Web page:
Sometimes measuring success is not that simple.
Should one congratulate a team that captured the national spotlight with a marquee victory, largely overcame an injury to one of its most important pieces and once again defied modest expectations set by pundits before the season and finished near the top of its conference?
Or should one feel disappointment by a squad that, despite a successful regular season, once again flamed out in the postseason with two extremely frustrating losses in the Big Ten Tournament and the NCAAs?
These are the questions that players, coaches and fans asked themselves after the Wisconsin men's basketball team wrapped up its season just over a month ago with an 18-point loss in the second round of the NCAA Tournament to No. 12 seed Cornell.
The highlights of the season began early, with the Badgers winning two of their three contests in the prestigious Maui
Invitational, including a 78-69 win over eventual NCAA participant Maryland.
Perhaps the most exciting moment of the season came about a week later when Wisconsin knocked off then-No. 5 and eventual national champion Duke.
Wisconsin then further impressed by soaring to a 13-5 Big Ten record, even with junior forward Jon Leuer missing nine games because of a wrist injury. Standout in-conference wins included home victories against then- No. 4 Purdue and then-No. 5 Michigan State.
A convincing road victory over Illinois in the regular season finale seemed to set the Badgers up for potentially deep runs in both the conference and NCAA Tournaments.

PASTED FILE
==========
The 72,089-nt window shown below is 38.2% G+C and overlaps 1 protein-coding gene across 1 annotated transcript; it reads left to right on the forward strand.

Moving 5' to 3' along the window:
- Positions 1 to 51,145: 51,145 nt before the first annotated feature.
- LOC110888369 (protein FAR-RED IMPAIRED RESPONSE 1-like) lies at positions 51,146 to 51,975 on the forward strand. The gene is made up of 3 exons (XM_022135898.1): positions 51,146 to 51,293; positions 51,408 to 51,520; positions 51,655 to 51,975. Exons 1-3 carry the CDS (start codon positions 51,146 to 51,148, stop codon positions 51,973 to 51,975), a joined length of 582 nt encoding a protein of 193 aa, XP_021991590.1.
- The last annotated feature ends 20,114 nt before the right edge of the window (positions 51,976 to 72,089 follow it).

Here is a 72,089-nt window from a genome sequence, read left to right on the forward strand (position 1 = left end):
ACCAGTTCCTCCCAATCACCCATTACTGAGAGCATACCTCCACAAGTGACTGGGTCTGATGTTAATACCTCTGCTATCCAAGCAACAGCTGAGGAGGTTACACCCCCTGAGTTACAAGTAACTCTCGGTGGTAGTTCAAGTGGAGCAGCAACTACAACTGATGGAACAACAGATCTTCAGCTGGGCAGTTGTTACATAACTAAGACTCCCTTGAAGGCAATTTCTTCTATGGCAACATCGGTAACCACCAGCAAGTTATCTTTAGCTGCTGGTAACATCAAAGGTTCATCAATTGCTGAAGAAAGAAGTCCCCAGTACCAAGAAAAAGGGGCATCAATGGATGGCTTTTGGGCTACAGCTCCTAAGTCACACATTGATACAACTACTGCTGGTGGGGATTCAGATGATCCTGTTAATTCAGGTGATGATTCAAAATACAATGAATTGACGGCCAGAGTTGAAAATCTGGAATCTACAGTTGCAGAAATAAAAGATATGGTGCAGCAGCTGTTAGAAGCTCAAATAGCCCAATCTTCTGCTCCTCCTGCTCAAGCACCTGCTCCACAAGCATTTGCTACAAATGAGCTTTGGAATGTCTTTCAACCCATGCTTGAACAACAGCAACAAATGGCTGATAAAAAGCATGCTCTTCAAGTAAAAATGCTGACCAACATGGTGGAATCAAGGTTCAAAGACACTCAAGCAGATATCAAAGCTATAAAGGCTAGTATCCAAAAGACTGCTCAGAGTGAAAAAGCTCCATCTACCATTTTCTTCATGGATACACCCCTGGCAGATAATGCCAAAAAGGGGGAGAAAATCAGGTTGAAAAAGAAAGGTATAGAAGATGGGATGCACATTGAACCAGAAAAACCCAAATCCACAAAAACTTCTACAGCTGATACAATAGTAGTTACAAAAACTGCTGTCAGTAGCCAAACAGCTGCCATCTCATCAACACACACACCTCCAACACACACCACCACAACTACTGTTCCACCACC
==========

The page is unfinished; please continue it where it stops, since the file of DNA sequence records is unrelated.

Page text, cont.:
But just five days after Badgers' 15-point win in Champaign, the Illini eliminated Wisconsin from the Big Ten Tournament in their first game. Senior guards Trevon Hughes and Jason Bohannon, who had carried the Badgers at times throughout the regular season, combined for a meager 5-for-26 shooting performance.
Despite the disappointment it suffered in the conference tournament, Wisconsin had a chance to right the ship in the NCAA Tournament. With a lofty No. 4 seed, the Badgers could qualify for the Sweet 16 with two wins over lower-seeded squads.
But the Badgers did not fare much better in the NCAA Tournament. First, against No. 13 Wofford, Wisconsin struggled in the second half and needed a game-winning shot from Leuer in the final moments to narrowly avoid a major upset.
The Badgers would not be fortunate enough to play in another tight contest, as No. 12 Cornell dominated the second-round contest from the get-go and coasted to a double-digit win to knock the Badgers out of the postseason.
What to make of a season like this one is a difficult proposition. Many point to the win over Duke, a high finish in the conference and another Bo Ryan squad exceeding expectations as signs of a quality season.
Yet some cannot help but feel empty after Wisconsin once again struggled so mightily in the postseason. The Badgers faced three unranked teams in the postseason and only came out on top once. When the Badgers needed their senior guards most, the same two who had done so much for UW over the years, Hughes and Bohannon came up empty.
Whether one wants to call the year a success or a failure, there is no argument that the 2009-'10 season for Wisconsin was defined by regular-season highs and postseason lows. And another safe bet, for anyone who has followed Wisconsin over the past several years, is that the Badgers will be prepared for any challenges they might face in 2010-'11.